Day of the Dog, Ezra Furman's second outing without the Harpoons, picks up right where The Year of No Returning left off, though this time around, the songs and fidelity are sharper, resulting in the fiery, folk-punk provocateur's most engaging collection of material to date. Furman's vintage, Lennon-esque sneer pairs well with the anarchic, sock hop snap of skiffle-kissed ragers like "Tell Them All to Go to Hell" and "I Wanna Destroy Myself," and the addition of saxophone into the mix gives the whole affair a real Modern Lovers-meets-The Rocky Horror Picture Show vibe (add in a little Soft Boys and Violent Femmes and you've got a pretty clear picture as to what Furman's going for). The bluesy, Tom Waits-ian title cut and its Gatling gun-delivered counterpart "Walk on in Darkness" prove that Furman can operate outside of the garage as well, a notion that's furthered by the surprisingly affecting (amidst all of the vitriol) "My Zero," an infectious, four-chord stunner that effortlessly builds from a breezy morning drive into a full-on highway anthem. Furman tackles the usual subjects (sex, drugs, heartache, nihilism, sin, and salvation) with the kind of zeal that many of his contemporaries simply dial in, especially on standout cuts like "And Maybe God Is a Train" and the VU-inspired "Slacker/Adria." In fact, there's not really a bad song to be found on Day of the Dog, as even the less immediate cuts are shot through with enough nervy intensity and poetic, barely concealed contempt to enter the bloodstream and get to work.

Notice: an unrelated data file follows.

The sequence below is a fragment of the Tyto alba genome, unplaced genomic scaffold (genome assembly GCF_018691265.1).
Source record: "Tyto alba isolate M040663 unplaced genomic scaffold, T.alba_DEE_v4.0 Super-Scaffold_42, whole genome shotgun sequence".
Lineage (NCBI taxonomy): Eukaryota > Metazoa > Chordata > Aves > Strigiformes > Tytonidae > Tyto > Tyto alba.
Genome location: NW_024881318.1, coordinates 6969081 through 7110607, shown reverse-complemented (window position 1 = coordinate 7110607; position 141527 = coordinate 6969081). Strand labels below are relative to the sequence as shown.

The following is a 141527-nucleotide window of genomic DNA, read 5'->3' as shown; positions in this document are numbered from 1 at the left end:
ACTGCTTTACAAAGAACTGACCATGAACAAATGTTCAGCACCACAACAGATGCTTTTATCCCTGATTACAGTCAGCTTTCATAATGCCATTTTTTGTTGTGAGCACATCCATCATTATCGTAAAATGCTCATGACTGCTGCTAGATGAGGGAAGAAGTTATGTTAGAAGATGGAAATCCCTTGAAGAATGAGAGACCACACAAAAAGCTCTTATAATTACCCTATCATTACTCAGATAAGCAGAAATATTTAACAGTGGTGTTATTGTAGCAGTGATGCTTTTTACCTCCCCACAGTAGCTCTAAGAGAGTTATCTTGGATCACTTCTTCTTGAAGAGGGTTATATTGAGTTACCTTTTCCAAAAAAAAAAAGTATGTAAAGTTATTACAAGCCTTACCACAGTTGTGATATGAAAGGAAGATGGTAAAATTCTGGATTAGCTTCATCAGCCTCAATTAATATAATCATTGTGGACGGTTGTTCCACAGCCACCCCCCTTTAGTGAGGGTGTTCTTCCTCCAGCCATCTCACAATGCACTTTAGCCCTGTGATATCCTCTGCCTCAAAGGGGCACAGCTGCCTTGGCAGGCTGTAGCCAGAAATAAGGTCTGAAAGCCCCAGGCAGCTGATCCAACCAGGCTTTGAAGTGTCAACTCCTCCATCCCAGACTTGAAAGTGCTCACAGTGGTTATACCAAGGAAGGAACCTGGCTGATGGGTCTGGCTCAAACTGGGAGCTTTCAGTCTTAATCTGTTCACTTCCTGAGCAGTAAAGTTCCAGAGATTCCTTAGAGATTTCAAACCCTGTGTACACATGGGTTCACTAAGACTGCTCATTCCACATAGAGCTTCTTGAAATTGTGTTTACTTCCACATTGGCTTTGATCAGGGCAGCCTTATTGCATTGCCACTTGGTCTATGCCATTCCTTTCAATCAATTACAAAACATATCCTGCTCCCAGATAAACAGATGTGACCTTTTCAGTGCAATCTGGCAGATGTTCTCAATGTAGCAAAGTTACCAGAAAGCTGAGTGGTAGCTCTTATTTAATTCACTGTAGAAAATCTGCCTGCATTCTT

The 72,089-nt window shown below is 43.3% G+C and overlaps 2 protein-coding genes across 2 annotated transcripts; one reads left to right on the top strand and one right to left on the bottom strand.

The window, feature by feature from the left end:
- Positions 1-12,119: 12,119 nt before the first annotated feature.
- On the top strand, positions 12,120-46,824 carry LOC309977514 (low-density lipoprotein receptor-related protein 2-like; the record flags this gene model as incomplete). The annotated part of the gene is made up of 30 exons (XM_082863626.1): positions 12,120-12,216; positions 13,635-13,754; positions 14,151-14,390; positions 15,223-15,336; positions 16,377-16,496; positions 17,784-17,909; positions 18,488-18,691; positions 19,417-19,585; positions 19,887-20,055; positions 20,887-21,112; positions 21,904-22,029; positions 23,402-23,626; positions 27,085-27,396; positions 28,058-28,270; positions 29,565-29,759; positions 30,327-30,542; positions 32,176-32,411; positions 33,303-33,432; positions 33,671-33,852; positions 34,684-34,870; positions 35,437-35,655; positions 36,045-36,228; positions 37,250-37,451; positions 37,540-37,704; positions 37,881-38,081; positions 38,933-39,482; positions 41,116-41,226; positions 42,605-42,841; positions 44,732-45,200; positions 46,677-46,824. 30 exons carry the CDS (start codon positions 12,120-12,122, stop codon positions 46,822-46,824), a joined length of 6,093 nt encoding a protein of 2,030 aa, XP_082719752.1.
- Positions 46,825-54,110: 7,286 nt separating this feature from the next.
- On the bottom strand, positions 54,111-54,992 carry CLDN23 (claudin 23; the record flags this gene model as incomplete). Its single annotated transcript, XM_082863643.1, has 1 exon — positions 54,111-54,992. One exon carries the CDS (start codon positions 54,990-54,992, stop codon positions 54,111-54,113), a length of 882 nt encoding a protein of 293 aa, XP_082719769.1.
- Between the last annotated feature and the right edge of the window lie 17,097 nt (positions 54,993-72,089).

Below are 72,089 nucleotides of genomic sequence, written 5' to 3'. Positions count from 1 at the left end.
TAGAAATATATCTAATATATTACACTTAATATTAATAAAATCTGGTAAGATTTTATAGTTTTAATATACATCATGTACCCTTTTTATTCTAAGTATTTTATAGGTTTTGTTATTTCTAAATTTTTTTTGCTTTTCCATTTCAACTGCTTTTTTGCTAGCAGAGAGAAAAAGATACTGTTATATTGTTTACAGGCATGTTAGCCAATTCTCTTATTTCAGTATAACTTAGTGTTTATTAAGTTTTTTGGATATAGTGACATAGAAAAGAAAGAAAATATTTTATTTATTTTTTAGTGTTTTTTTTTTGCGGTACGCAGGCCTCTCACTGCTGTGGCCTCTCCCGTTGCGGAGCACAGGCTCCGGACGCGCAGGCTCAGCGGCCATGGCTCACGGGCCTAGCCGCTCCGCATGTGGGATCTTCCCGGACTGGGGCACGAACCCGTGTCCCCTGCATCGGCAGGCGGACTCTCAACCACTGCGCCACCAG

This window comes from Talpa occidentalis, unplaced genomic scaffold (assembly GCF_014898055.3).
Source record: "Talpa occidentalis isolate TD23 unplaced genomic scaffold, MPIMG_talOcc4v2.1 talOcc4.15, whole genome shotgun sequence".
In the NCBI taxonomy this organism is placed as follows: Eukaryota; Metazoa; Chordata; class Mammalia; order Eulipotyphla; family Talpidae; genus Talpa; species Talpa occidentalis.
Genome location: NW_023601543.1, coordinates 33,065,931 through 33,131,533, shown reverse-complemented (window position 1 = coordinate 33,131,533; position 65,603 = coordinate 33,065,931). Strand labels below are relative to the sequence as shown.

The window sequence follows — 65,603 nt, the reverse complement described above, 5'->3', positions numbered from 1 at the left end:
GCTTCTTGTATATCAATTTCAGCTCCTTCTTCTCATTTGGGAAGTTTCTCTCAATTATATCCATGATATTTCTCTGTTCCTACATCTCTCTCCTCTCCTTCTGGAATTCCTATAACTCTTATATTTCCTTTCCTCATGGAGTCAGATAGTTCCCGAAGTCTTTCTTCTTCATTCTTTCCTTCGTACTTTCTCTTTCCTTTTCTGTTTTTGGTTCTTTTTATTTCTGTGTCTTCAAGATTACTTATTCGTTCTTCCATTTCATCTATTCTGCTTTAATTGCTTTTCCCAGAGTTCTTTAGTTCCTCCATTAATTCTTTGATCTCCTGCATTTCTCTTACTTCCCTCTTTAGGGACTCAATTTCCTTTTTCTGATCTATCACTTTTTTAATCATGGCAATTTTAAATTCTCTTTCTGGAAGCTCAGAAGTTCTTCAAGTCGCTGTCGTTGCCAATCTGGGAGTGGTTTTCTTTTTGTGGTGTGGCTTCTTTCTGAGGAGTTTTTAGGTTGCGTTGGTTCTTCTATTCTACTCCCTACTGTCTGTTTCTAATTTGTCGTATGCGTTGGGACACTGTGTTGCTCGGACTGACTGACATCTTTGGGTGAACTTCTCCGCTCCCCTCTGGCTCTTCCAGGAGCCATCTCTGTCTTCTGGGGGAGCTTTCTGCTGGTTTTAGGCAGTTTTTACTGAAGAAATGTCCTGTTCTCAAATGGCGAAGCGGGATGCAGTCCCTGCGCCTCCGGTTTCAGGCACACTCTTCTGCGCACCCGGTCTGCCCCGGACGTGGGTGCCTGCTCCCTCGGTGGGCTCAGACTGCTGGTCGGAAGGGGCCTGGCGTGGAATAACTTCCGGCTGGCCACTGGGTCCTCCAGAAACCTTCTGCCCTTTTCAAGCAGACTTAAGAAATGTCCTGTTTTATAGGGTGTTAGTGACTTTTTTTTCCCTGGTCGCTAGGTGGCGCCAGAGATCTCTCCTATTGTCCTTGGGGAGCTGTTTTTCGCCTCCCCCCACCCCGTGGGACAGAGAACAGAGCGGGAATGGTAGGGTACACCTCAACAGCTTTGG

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AllMusic Review by James Christopher Monger